Collateral estoppel is a long-standing rule of law that people can only get “one bite of the apple.” In other words, people are not entitled to re-litigate the same facts or claims until they reach a verdict of their liking. There are certain requirements that must be met to preclude litigation due to collateral estoppel, however, and simply because facts were previously decided in another forum does not automatically prevent a court from allowing the same facts to be litigated. In workers’ compensation cases it is important to know whether you or your employer’s insurer are held to facts determined in a prior proceeding. In Yahoub’s case, the Appeals Court of the Commonwealth of Massachusetts held that an employer was not barred from litigating facts in a Massachusetts workers’ compensation claim that were previously found by the Department of Industrial Accidents.
In Yahoub, claimant was working as a custodian for the town of Milton when he sustained injuries in an altercation with his supervisor. After an investigation, claimant was determined to be the aggressor of the incident and was terminated. He then filed a claim for unemployment benefits with the Division of Unemployment Assistance who awarded him benefits after finding the town had not proven claimant engaged in deliberate misconduct that constituted a willful disregard of the town’s interest. The town appealed to the District Court, but the District Court affirmed the decision of the Division of Unemployment Assistance.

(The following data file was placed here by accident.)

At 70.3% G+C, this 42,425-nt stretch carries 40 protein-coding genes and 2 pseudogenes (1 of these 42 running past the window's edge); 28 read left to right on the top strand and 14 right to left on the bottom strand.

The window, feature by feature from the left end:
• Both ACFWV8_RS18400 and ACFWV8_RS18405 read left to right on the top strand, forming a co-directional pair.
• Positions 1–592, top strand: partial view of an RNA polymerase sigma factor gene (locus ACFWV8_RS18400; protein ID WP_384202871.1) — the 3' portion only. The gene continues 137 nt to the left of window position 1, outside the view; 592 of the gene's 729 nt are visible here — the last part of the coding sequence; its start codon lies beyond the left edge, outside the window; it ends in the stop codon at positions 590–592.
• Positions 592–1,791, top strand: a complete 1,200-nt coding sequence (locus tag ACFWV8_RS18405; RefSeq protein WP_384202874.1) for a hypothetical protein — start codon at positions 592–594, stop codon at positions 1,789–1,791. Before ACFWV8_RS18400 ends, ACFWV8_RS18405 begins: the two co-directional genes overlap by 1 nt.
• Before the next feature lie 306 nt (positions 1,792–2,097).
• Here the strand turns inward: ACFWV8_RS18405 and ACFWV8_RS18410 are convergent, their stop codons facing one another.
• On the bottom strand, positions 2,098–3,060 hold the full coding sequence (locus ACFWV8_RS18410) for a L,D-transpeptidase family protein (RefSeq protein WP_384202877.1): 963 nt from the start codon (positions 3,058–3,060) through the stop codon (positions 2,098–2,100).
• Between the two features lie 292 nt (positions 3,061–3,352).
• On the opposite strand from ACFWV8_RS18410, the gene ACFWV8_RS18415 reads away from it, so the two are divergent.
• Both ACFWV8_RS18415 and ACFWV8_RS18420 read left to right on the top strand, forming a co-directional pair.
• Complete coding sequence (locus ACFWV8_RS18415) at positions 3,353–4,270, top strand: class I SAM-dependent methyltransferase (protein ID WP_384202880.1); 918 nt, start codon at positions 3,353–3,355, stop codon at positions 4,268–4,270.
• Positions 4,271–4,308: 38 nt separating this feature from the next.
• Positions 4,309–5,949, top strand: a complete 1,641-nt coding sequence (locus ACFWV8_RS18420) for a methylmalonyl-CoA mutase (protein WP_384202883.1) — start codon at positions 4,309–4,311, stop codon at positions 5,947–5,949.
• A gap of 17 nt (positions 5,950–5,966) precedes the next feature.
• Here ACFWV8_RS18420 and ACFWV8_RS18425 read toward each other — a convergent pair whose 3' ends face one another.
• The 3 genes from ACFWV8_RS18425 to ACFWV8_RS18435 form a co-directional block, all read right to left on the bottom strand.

Claimant then filed a claim with the Department of Industrial Accidents seeking workers’ compensation benefits for severe emotional distress, which he alleged was caused by the altercation. A hearing was conducted in which testimony was presented from claimant, his supervisor, and a witness. During the hearing, the town’s workers’ compensation insurer argued claimant was not entitled to recover benefits due to the fact that his actions amounted to willful and serious misconduct and his termination was a bona fide personnel action. Following the first day of the hearing, claimant moved to prohibit the insurer from re-litigating the facts found by the Division of Unemployment Assistance, under a theory of collateral estoppel. The administrative judge denied claimant’s motion due to lack of privity between the parties in each proceeding. At the conclusion of the hearing, the administrative judge agreed with the insurer and found claimant had initiated the altercation, and denied claimant’s claim. Claimant subsequently appealed to the reviewing board. The reviewing board affirmed the administrative judge’s ruling. Claimant subsequently filed an appeal with the Appeals Court of the Commonwealth of Massachusetts.